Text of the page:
Video Game Review: Max Payne 3
Think Max got a bowl of soup with that shirt?
When my old roommate and I decided we couldn’t go another day without Halo, the only place we could find an Xbox was K-B Toys,and the industrious people there decided that the system itself would only be available as part of a bundle. That meant we had to buy the console and three games. The first, of course, was Halo, but the others were Dead or Alive and Rockstar’s Max Payne.
I still fondly remember my time with Max when we’d run down hallways and shoot people in the face in Matrix-inspired “bullet time.” In fact, Max Payne was the very first review I ever wrote (albeit for free on GameFAQs). Now, almost a decade since The Fall of Max Payne, Rockstar is bringing back its pill-popping anti-hero in Max Payne 3. It may be a culture shock for those that only associate Rockstar with open-world games, but for old-school action fans it’s a welcome reunion.
When a game is as demanding as this in terms of difficulty and precision, the controls are paramount to success, and unfortunately there are some underwhelming elements in play here. Most notable is the cover system, which when compared to a game like Gears of War or Ghost Recon: Future Soldier feels a bit clunky. Part of me thinks it was an aesthetic choice to encourage players to utilize the unique bullet time and “shootdodge” functions more often, but there will be times when you’ll curse Max’s lack of dexterity entering and leaving cover.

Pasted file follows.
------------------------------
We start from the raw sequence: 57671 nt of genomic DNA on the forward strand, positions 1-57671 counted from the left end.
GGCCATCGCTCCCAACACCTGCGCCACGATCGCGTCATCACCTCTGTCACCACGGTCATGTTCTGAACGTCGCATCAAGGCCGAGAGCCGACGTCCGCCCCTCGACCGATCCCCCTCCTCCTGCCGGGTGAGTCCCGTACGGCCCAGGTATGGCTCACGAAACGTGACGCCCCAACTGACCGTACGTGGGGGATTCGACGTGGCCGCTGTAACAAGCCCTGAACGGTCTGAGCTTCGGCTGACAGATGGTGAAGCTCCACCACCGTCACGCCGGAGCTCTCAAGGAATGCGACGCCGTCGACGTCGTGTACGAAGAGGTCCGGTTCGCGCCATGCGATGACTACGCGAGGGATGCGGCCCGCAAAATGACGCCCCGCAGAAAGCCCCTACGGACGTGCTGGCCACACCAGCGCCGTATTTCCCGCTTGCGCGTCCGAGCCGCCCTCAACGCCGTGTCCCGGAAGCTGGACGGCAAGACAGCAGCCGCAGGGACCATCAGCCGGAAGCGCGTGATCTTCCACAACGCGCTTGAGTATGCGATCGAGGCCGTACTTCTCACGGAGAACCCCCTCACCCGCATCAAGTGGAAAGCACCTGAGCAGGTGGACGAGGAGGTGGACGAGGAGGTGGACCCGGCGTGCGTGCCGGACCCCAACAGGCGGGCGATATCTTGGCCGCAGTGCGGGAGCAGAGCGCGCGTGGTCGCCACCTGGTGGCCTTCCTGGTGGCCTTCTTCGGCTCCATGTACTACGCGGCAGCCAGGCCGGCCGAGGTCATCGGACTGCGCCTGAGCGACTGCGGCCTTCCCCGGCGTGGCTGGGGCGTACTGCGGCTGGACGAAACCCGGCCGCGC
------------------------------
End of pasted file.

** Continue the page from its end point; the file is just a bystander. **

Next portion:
Another maddening occurrence is when you get “downed” in cover, which happens when you lose the last of your health from a bullet but have at least one bottle of painkillers remaining. The game switches into slow motion at that point, and if you can line up a shot on an enemy the pills are automatically ingested and you live to fight on. The issue is after standard gameplay resumes you’re left vulnerable on the ground, which is fine except that Max won’t get up directly into cover. Instead you have to stand up and probably get shot again before he nonchalantly ducks behind something.
Outside of those issues with the cover system, Max Payne 3 handles pretty well. Bullet time is engaged by clicking the right stick (a meter tells you how long you have) and shootdodge is activated by hitting the right bumper, launching you through the air for sweet slow-mo style kills. The left bumper brings up a menu for weapon selection and pressing up on the d-pad pops some painkillers. Beware, though, the game won’t prevent you from taking them even if your health is full.
Like other Rockstar games, the aiming reticule is a dot — white when you don’t have a shot lined up and red when you do. There are three methods available depending on your skill, ranging from full auto to free aim. I went with soft aim (the middle setting) and found it effective yet still challenging. That’s because the game sets your crosshair at centre mass, and as you progress it becomes more and more important to get head shots, so you’ll likely find yourself adjusting the suggested aiming point.
Presented through an interesting series of filters complete with image ghosting and textual overlays, Max Payne 3 offers a unique visual experience. In-game flows seamlessly into cut scenes, which slickly hide the loading screens and keep you fully invested in the happenings. In fact, the only time you’ll see any kind of load up is initially when storyboards of the chapter thus far keep you company while the world bakes. The game’s linear approach allows for exquisite detail work that makes you feel like you’ve entered a living, breathing place. Special kudos goes to the inventive and organic way cover has been implemented into gameplay.